The Umbrian stage was an individual time trial, i.e. one of those days when cycling stops being a team sport disguised as an individual sport and becomes a truly individual sport. Each rider vies against all the others, racing against the clock, hoping to improve his ranking. Thus, could those who have slipped down the rankings regain a central position in Foligno, or Geraint Thomas make up those five minutes he lost on Blockhaus? An ITT simply means that you are out there, on your own, setting off one at a time and doing the simplest thing you could possibly do in a race: time your performance and try to be the fastest. However, it is not quite as simple as that: there are many factors involved if you want to get a fast time in a 40 km / 50 minute time trial. Usain Bolt’s explosive power does not apply here: those cyclists who specialise in time trials combine the jousting skills of medieval knights with the simplicity of spirit of a Franciscan preacher. You have to be able to appreciate silence and then recreate this in the midst of all the hustle and bustle of the festive crowd if you want to get a good time. It involves a lot of introspection to be able to still the chaos of your emotions and turn these into something majestic, as happened in Piazza Silvestri in Bevagna.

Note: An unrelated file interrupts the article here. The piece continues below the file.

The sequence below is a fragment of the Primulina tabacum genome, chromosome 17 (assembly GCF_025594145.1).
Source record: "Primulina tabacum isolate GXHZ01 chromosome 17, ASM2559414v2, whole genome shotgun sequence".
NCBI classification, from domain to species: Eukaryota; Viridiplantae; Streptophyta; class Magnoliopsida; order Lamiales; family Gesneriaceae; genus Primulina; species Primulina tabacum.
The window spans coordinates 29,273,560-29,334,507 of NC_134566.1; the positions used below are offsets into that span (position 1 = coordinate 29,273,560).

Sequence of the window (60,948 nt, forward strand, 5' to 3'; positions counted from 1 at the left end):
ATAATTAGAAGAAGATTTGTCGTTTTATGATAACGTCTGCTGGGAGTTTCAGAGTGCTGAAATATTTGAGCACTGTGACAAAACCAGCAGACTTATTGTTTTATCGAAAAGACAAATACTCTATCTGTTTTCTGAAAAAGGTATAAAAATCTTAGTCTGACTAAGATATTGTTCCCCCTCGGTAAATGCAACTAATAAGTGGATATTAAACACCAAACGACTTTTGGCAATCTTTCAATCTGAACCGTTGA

Tom Dumoulin, 27, has done this: he has taken his naturally athletic, graceful body and turned it into a cycling machine. Watching Dumoulin during a time trial gives us the same impression that we get on gazing at the Clitunno flood plain from one of the panoramic viewpoints in Montefalco: each turn of the pedal is like an olive tree planted in just the right spot, delighting the eye and bringing forth fruit. Dumoulin is as ‘crisp’ and harmonious as a glass of Sagrantino, the ideal wine to accompany game, namely all his opponents at the end of the tenth stage. Dumoulin has said that, if asked which stage would most likely suit him best, it would be Foligno-Montefalco, and this has turned out to be true: he outstripped them all. The actual times were less predictable: in Umbria the butterfly of Maastricht gained almost 3 minutes on Quintana and took the pink jersey. He needs to keep up the pressure, however, right up to the end of the Giro d'Italia, as does his Colombian team-mate, not to mention Nibali, Pinot and Mollema. His show of force will now spur his rivals into action over the next ten days, which are likely to be full of traps and ambushes. The climbers will try to provoke him and so get him into trouble, but Dumoulin has changed his outlook: at the start of this year’s race he said “Winning the Giro is normally out of my reach”, but now, on the strength of his performance in Foligno – the city where St. Francis of Assisi renounced all his wealth and chose poverty – the elegant Dutchman has put aside his modesty and, fully aware of his potential, intends to “fight to the end”.